The WheelThe workhorse of the whole wheel blasting operation is, of course, the wheel(s). All the other components of the machine, though no less important, play more of a supportive role in the operation. Imagine the wheel as Michael Jordan. Then imagine that the abrasive is the ball and the other components (aside from the material movers) are the rest of the 1995-1998 Chicago Bulls. Their primary roles are to get the ball (abrasive) back to Jordan (wheel) so the magic can happen.
How the wheel works:Let’s look at how the wheel does its thing. Once abrasive has entered the wheel housing through a feed spout, it immediately begins the process of picking up speed. The impeller spins the abrasive at the same rate as the wheel blades. Through centrifugal force acting upon the abrasive, it is forced to the inner walls of the control cage. The impeller is surrounded by the control cage and up until now, the abrasive is still contained within this cage. However, this control cage has an opening and since centrifugal force is still acting on the abrasive trying to force it from the center of rotation, this opening is where the abrasive can escape the center of the wheel and reach the blades.
Figure 1: Diagram of the interior of a blasting wheel
From there, the abrasive rides along the blades until it reaches the end, where it is thrown toward the target. In general, the abrasive leaves the tips of the blades at approximately 180 degrees from the opening of the control cage. The speed at which the abrasive is thrown is mainly controlled by the rotational speed of the wheel. Naturally, however, there are many more acts of physics that apply to the abrasive being thrown, but this covers the basics. We can save tangential velocity and centrifugal radial acceleration for the holiday edition. The Abrasive Velocity chart below demonstrates the relationship between wheel speed and abrasive velocity.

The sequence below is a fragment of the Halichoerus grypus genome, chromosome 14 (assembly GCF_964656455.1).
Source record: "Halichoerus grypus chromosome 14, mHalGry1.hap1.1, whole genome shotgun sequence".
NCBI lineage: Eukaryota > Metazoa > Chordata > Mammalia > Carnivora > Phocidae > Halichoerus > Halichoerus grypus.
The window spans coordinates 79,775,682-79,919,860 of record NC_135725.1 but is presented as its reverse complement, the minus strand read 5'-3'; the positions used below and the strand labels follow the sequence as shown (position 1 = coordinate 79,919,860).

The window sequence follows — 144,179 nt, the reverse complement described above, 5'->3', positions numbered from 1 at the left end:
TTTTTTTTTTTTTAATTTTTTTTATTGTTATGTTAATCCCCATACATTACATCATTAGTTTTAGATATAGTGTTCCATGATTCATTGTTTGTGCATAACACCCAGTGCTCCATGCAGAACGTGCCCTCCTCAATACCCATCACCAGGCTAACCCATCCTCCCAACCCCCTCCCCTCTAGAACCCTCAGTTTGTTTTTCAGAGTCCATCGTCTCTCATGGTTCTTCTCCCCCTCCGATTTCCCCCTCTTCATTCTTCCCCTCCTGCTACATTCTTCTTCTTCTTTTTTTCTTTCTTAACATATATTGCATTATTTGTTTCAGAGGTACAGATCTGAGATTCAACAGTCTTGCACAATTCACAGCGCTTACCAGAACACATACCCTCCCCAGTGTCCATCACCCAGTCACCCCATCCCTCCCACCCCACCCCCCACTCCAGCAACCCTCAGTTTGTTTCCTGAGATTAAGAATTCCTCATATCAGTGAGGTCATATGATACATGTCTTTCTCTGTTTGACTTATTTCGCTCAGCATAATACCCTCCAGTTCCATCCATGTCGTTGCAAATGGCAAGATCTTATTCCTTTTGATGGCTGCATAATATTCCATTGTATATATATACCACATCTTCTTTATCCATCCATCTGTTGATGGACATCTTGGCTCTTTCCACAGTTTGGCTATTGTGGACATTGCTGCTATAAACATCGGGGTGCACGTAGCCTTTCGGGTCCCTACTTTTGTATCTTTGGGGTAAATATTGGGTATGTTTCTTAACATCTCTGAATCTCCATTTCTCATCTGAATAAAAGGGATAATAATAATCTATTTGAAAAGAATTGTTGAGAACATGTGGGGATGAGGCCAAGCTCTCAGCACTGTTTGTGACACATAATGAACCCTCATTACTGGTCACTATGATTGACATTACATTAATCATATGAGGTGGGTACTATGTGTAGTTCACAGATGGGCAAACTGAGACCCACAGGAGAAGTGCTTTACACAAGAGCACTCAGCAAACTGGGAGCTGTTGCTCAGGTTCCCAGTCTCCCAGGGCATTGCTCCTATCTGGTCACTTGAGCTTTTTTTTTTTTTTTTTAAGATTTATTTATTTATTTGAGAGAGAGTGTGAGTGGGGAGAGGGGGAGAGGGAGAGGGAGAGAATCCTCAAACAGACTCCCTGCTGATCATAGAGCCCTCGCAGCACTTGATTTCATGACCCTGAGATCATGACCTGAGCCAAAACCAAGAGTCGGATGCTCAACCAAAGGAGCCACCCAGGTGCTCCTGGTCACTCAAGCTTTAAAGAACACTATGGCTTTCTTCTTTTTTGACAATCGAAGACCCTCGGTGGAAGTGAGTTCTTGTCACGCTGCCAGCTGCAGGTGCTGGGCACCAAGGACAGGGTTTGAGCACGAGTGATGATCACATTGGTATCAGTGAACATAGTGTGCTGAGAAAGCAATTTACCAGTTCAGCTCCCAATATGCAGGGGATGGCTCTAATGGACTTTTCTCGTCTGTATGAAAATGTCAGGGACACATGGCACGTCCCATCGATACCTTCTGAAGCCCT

Figure 2:Projection speed as a function of the diameter and the speed of rotation of the wheel.
Taking care of the wheel:
These wearable parts include:
- impeller and
- control cage.
Figure 3: Worn and broken control cage
Figure 4: Impeller worn beyond replacement point
Figure 5 and 6: Severely worn blades will cause the abrasive to ride along them longer, causing the release point to be later. Therefore, this is causing the blast pattern to shift away from the target.
Figure 6: A proper blast pattern will completely cover the targeted area requiring blasting.
Figure 7: A 2-wheel machine where each wheel is focused in a different area of the target to ensure complete coverage of the parts.
Proper maintenance of the wheels will keep you running and reduce cycle times, re-blasts, and machine downtime. It is important to check the blades (vanes) daily and the impeller, control cage and end liners weekly to watch for wear. Replace these parts when the wear is significant, and your operation will keep running smoothly.
W Abrasive Technical Team has years of expertise and offer full optimization packages for your machines. This will involve setting blast patterns, adjusting the separator ensuring your blasting process is as efficient as possible. Call your RSM today to set up a consultation with one of our Technical Service Providers.
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Technical Service Advisor, NAO